Whenever I think of jealousy, I think of the main lyrics of the song of the same name by Death:
You want what is not yours : jealousy
You want what you cannot have : jealousy
Now, I would argue that we can distinguish a few different shades of jealousy, but that all of them carry a meaning of those two lines at their core.
Whatever the shade of jealousy the cause is the same: you are confronted with the fact that a person (or persons) you care about in some way is in ‘possession’ of something — a material thing, a relationship, an experience — the you would like to have, but don’t.
A talent, a way of carrying oneself with confidence, a kiss, intimacy, time spent with someone.
Jealousy is often looked upon negatively, and for good reason, but this is so because it often conjures up negative secondary emotions such as frustration, anger, or even hatred, and the actions that follow from those. Jealousy itself can be simple and pure: I want that thing that you have and I don’t. Dealing with jealousy means dealing with the interpretation of those two lyrical lines.
When we are negatively affected by jealousy, we rage in the face of the obvious: we want what is not ours, and what we cannot have, but we are blind as to why this is the case. Why can’t I be like that person? Why are you spending more time with her than with me? Why did you break up with me, but not them? The answers to these questions aren’t always ready to see, in the moment of confrontation, and beyond. Our jealousy may turn to envy: I wish you didn’t have that thing at all. If I can’t have you, no one should have you.
Learning to move away from that negativity means learning the meaning of those two lyrical lines. Why do I want what is not mine and what I cannot have is the first question to tackle, but it is a simple one: we all have needs and wants. There’s nothing wrong with *that*. When our needs aren’t met, jealousy is a natural response to seeing those analogous needs fulfilled in others. The second question is more crucial: why is it not mine, and why can’t I have it?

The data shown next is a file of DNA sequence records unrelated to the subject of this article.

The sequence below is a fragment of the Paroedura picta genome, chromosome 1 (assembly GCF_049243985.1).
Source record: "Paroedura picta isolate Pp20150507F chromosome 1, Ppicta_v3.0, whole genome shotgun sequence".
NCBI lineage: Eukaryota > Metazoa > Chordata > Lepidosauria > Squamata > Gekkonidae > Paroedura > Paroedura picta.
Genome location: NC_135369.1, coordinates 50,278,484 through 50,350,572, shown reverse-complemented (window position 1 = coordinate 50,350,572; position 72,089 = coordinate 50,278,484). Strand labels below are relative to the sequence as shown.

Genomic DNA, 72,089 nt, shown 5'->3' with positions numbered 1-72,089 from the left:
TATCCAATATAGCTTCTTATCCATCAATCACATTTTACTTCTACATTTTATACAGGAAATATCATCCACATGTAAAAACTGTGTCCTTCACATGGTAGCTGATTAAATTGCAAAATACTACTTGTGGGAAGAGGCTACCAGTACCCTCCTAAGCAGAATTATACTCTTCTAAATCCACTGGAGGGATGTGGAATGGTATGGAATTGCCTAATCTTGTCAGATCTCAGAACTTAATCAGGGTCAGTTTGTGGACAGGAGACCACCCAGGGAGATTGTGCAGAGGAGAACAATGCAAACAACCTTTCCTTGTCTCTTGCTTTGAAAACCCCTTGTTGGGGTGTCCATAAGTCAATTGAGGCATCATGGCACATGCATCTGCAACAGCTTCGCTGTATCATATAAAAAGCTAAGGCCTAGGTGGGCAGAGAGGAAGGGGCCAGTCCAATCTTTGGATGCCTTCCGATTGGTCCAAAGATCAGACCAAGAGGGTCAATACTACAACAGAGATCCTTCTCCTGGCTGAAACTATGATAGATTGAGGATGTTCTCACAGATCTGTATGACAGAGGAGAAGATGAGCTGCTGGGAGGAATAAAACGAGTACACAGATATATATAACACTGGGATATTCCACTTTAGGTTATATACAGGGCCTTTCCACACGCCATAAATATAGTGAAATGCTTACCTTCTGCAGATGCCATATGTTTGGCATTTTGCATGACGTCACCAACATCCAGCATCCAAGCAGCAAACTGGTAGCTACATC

The answers to both are woven together. It, that thing you want, is literally not yours and you literally can not have it, because every talent, every experience, every relationship is unique to the persons involved. Some things, like talent or confidence are doled out by fate, others, like relationships, friendship, intimacy, are given by the grace of love and consent. None of them belong to us. They are not ours to claim or possess. We can only receive them.
This even goes for concrete objects. While you may indeed possess an object, legally and/or practically, you can never possess the *relationship of possession* that another person would have with that same object, which is what actually counts. Its not what we have, it’s what we do with it and what it does to us that matters.
Is it possible to turn jealousy into something positive? I think it sometimes is, if we open our hearts. When we realise why we cannot have what is not ours, we sharply realise that what we’re looking for is *our own* version of that thing, and hold on to the hope that this emotional need may be fulfilled in the future. This hope is possible *precisely* because we are in the moment of jealousy confronted with the fact that similar needs are in fact being fulfilled for others. Your time will come.
In the mean time, remember that jealousy is natural and unavoidable. We are only human, after all. It is how you deal with the fact that you want what is not yours and what you cannot have that counts. And yes, we all make mistakes there too. But I believe there’s always a way to turn jealousy into hope and goodwill, rather than envy.